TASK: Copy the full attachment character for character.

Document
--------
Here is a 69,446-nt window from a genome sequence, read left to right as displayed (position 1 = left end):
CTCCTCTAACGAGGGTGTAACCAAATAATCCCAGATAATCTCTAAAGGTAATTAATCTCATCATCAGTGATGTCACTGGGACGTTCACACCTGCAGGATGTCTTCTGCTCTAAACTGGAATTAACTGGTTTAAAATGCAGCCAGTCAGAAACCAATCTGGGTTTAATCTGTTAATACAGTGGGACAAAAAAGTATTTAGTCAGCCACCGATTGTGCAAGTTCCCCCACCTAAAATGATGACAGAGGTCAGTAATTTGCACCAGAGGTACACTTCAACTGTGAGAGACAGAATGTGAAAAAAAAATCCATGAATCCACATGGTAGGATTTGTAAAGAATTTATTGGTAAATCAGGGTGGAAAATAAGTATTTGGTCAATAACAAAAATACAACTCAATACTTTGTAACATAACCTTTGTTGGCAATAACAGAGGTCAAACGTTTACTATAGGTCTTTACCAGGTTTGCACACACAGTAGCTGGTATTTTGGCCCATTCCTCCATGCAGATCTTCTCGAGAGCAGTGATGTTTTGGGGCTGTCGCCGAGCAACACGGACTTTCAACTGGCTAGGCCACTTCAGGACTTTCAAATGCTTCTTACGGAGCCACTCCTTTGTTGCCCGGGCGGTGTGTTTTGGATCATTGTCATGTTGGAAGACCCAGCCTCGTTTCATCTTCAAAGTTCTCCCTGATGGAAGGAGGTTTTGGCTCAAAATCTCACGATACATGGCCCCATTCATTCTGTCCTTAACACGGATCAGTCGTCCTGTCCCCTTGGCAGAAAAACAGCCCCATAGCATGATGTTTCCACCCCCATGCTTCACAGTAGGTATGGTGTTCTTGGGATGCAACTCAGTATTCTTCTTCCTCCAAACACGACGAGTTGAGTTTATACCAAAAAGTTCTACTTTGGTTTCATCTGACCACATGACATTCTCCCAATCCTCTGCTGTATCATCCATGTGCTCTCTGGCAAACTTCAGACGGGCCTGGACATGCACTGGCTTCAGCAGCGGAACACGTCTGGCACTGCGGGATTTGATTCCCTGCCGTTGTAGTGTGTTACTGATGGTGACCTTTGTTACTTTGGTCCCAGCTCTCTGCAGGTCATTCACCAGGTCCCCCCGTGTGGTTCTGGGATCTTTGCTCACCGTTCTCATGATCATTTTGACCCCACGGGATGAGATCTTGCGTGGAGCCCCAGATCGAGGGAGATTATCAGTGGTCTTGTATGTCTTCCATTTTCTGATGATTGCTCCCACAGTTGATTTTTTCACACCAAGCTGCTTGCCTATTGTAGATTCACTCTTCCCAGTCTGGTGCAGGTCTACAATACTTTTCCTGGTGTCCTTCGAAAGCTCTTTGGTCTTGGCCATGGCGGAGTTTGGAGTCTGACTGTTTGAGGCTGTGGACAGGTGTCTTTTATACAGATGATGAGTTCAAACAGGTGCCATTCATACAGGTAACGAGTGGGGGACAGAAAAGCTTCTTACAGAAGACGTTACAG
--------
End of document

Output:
Here is a 69,446-nt window from a genome sequence, read left to right as displayed (position 1 = left end):
CTCCTCTAACGAGGGTGTAACCAAATAATCCCAGATAATCTCTAAAGGTAATTAATCTCATCATCAGTGATGTCACTGGGACGTTCACACCTGCAGGATGTCTTCTGCTCTAAACTGGAATTAACTGGTTTAAAATGCAGCCAGTCAGAAACCAATCTGGGTTTAATCTGTTAATACAGTGGGACAAAAAAGTATTTAGTCAGCCACCGATTGTGCAAGTTCCCCCACCTAAAATGATGACAGAGGTCAGTAATTTGCACCAGAGGTACACTTCAACTGTGAGAGACAGAATGTGAAAAAAAAATCCATGAATCCACATGGTAGGATTTGTAAAGAATTTATTGGTAAATCAGGGTGGAAAATAAGTATTTGGTCAATAACAAAAATACAACTCAATACTTTGTAACATAACCTTTGTTGGCAATAACAGAGGTCAAACGTTTACTATAGGTCTTTACCAGGTTTGCACACACAGTAGCTGGTATTTTGGCCCATTCCTCCATGCAGATCTTCTCGAGAGCAGTGATGTTTTGGGGCTGTCGCCGAGCAACACGGACTTTCAACTGGCTAGGCCACTTCAGGACTTTCAAATGCTTCTTACGGAGCCACTCCTTTGTTGCCCGGGCGGTGTGTTTTGGATCATTGTCATGTTGGAAGACCCAGCCTCGTTTCATCTTCAAAGTTCTCCCTGATGGAAGGAGGTTTTGGCTCAAAATCTCACGATACATGGCCCCATTCATTCTGTCCTTAACACGGATCAGTCGTCCTGTCCCCTTGGCAGAAAAACAGCCCCATAGCATGATGTTTCCACCCCCATGCTTCACAGTAGGTATGGTGTTCTTGGGATGCAACTCAGTATTCTTCTTCCTCCAAACACGACGAGTTGAGTTTATACCAAAAAGTTCTACTTTGGTTTCATCTGACCACATGACATTCTCCCAATCCTCTGCTGTATCATCCATGTGCTCTCTGGCAAACTTCAGACGGGCCTGGACATGCACTGGCTTCAGCAGCGGAACACGTCTGGCACTGCGGGATTTGATTCCCTGCCGTTGTAGTGTGTTACTGATGGTGACCTTTGTTACTTTGGTCCCAGCTCTCTGCAGGTCATTCACCAGGTCCCCCCGTGTGGTTCTGGGATCTTTGCTCACCGTTCTCATGATCATTTTGACCCCACGGGATGAGATCTTGCGTGGAGCCCCAGATCGAGGGAGATTATCAGTGGTCTTGTATGTCTTCCATTTTCTGATGATTGCTCCCACAGTTGATTTTTTCACACCAAGCTGCTTGCCTATTGTAGATTCACTCTTCCCAGTCTGGTGCAGGTCTACAATACTTTTCCTGGTGTCCTTCGAAAGCTCTTTGGTCTTGGCCATGGCGGAGTTTGGAGTCTGACTGTTTGAGGCTGTGGACAGGTGTCTTTTATACAGATGATGAGTTCAAACAGGTGCCATTCATACAGGTAACGAGTGGGGGACAGAAAAGCTTCTTACAGAAGACGTTACAG